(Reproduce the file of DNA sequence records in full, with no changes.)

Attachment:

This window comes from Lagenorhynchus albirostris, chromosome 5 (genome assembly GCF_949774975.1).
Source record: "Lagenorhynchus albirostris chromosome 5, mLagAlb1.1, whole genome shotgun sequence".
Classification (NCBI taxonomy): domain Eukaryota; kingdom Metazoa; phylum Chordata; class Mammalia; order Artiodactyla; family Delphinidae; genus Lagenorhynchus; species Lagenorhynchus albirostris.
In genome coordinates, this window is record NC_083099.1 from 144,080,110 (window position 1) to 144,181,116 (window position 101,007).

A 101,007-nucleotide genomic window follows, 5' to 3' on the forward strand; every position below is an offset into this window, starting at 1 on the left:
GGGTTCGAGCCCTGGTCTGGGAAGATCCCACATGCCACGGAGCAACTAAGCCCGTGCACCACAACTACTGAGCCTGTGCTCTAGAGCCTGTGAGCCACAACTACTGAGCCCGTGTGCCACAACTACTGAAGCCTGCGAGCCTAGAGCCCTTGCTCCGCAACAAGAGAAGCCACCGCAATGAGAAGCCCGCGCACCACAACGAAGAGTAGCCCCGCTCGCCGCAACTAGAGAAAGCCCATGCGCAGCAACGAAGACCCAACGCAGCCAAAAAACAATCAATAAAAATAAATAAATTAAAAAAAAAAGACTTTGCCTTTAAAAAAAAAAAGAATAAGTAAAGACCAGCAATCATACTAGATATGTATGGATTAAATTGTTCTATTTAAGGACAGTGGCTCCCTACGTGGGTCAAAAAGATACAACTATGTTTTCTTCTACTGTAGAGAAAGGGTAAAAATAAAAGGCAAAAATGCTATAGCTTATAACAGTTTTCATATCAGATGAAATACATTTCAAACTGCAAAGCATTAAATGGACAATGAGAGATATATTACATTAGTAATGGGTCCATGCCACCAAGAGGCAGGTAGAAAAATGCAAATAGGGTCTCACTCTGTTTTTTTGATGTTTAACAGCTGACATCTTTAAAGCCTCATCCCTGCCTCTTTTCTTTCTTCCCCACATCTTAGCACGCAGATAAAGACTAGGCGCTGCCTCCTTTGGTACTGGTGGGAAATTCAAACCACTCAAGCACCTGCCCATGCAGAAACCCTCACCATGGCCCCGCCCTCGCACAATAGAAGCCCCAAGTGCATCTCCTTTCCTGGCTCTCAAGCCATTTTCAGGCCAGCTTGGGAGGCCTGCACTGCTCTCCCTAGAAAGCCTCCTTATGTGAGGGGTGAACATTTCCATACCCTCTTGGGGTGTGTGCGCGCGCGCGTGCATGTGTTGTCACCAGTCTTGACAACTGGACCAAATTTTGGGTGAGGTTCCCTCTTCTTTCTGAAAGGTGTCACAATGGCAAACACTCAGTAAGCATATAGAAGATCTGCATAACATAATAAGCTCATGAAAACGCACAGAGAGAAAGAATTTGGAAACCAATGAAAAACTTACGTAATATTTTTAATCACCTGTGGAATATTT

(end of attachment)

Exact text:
This window comes from Lagenorhynchus albirostris, chromosome 5 (genome assembly GCF_949774975.1).
Source record: "Lagenorhynchus albirostris chromosome 5, mLagAlb1.1, whole genome shotgun sequence".
Classification (NCBI taxonomy): domain Eukaryota; kingdom Metazoa; phylum Chordata; class Mammalia; order Artiodactyla; family Delphinidae; genus Lagenorhynchus; species Lagenorhynchus albirostris.
In genome coordinates, this window is record NC_083099.1 from 144,080,110 (window position 1) to 144,181,116 (window position 101,007).

A 101,007-nucleotide genomic window follows, 5' to 3' on the forward strand; every position below is an offset into this window, starting at 1 on the left:
GGGTTCGAGCCCTGGTCTGGGAAGATCCCACATGCCACGGAGCAACTAAGCCCGTGCACCACAACTACTGAGCCTGTGCTCTAGAGCCTGTGAGCCACAACTACTGAGCCCGTGTGCCACAACTACTGAAGCCTGCGAGCCTAGAGCCCTTGCTCCGCAACAAGAGAAGCCACCGCAATGAGAAGCCCGCGCACCACAACGAAGAGTAGCCCCGCTCGCCGCAACTAGAGAAAGCCCATGCGCAGCAACGAAGACCCAACGCAGCCAAAAAACAATCAATAAAAATAAATAAATTAAAAAAAAAAGACTTTGCCTTTAAAAAAAAAAAGAATAAGTAAAGACCAGCAATCATACTAGATATGTATGGATTAAATTGTTCTATTTAAGGACAGTGGCTCCCTACGTGGGTCAAAAAGATACAACTATGTTTTCTTCTACTGTAGAGAAAGGGTAAAAATAAAAGGCAAAAATGCTATAGCTTATAACAGTTTTCATATCAGATGAAATACATTTCAAACTGCAAAGCATTAAATGGACAATGAGAGATATATTACATTAGTAATGGGTCCATGCCACCAAGAGGCAGGTAGAAAAATGCAAATAGGGTCTCACTCTGTTTTTTTGATGTTTAACAGCTGACATCTTTAAAGCCTCATCCCTGCCTCTTTTCTTTCTTCCCCACATCTTAGCACGCAGATAAAGACTAGGCGCTGCCTCCTTTGGTACTGGTGGGAAATTCAAACCACTCAAGCACCTGCCCATGCAGAAACCCTCACCATGGCCCCGCCCTCGCACAATAGAAGCCCCAAGTGCATCTCCTTTCCTGGCTCTCAAGCCATTTTCAGGCCAGCTTGGGAGGCCTGCACTGCTCTCCCTAGAAAGCCTCCTTATGTGAGGGGTGAACATTTCCATACCCTCTTGGGGTGTGTGCGCGCGCGCGTGCATGTGTTGTCACCAGTCTTGACAACTGGACCAAATTTTGGGTGAGGTTCCCTCTTCTTTCTGAAAGGTGTCACAATGGCAAACACTCAGTAAGCATATAGAAGATCTGCATAACATAATAAGCTCATGAAAACGCACAGAGAGAAAGAATTTGGAAACCAATGAAAAACTTACGTAATATTTTTAATCACCTGTGGAATATTT